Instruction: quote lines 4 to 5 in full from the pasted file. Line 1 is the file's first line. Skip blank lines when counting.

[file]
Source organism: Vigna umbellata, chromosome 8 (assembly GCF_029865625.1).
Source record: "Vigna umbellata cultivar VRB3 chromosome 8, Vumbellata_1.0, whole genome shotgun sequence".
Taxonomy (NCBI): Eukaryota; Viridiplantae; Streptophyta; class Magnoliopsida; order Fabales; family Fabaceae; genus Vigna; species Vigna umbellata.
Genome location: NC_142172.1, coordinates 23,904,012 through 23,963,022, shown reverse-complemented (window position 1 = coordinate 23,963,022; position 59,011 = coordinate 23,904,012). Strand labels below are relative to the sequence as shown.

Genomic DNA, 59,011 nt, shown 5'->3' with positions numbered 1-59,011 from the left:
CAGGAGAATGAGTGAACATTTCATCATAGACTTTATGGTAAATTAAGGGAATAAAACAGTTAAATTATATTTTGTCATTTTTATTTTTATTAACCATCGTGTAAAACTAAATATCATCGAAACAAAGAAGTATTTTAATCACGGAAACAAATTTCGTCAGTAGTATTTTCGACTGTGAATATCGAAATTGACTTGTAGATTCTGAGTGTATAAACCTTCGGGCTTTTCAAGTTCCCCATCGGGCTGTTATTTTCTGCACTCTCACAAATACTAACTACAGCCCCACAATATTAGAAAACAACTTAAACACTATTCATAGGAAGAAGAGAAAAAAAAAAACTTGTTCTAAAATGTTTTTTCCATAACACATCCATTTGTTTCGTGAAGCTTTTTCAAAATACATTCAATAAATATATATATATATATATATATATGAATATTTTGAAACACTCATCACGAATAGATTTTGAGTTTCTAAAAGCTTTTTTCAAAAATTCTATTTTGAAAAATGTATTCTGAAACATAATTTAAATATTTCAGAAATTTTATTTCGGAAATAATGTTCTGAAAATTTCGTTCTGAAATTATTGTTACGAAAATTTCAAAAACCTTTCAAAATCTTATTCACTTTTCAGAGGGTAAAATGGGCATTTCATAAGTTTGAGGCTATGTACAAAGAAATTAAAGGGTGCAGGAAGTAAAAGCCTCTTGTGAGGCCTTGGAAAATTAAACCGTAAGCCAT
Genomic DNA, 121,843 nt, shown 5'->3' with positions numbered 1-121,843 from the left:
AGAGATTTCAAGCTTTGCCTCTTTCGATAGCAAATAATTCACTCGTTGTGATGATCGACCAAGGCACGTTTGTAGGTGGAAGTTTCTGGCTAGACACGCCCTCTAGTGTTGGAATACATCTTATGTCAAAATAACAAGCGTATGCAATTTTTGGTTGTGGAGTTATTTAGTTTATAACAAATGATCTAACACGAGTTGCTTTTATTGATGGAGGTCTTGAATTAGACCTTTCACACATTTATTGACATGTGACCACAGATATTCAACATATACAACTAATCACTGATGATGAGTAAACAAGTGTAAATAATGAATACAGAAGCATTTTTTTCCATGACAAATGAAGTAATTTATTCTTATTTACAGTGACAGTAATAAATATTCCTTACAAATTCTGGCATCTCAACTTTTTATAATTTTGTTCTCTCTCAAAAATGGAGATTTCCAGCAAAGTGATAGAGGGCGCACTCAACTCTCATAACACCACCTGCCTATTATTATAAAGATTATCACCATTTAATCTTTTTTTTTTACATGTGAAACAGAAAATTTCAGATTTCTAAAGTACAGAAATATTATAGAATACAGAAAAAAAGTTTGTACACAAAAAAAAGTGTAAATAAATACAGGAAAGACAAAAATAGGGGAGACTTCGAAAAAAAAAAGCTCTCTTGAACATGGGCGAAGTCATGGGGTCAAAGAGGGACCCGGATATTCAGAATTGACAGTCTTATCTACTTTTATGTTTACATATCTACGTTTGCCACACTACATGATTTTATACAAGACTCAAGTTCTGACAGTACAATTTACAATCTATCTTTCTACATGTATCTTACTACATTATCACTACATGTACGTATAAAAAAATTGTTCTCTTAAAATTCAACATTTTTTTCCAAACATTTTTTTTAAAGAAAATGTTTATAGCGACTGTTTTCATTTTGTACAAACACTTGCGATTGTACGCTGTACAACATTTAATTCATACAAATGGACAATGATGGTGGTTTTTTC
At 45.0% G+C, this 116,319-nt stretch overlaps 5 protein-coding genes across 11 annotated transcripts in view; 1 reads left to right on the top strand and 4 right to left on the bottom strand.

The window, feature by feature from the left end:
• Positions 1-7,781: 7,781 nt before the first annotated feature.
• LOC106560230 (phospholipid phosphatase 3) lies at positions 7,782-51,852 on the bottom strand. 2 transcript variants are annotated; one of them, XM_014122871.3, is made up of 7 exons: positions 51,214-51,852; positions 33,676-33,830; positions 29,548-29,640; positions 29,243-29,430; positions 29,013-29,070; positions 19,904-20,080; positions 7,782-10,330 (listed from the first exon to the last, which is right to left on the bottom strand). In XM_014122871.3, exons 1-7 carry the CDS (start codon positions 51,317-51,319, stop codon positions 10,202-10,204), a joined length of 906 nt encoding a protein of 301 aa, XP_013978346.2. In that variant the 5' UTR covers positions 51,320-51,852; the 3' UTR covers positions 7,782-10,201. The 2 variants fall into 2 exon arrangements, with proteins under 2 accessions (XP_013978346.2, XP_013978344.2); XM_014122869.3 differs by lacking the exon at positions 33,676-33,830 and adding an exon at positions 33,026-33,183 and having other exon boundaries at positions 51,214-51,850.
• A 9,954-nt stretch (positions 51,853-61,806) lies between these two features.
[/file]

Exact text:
Genome location: NC_142172.1, coordinates 23,904,012 through 23,963,022, shown reverse-complemented (window position 1 = coordinate 23,963,022; position 59,011 = coordinate 23,904,012). Strand labels below are relative to the sequence as shown.

Genomic DNA, 59,011 nt, shown 5'->3' with positions numbered 1-59,011 from the left: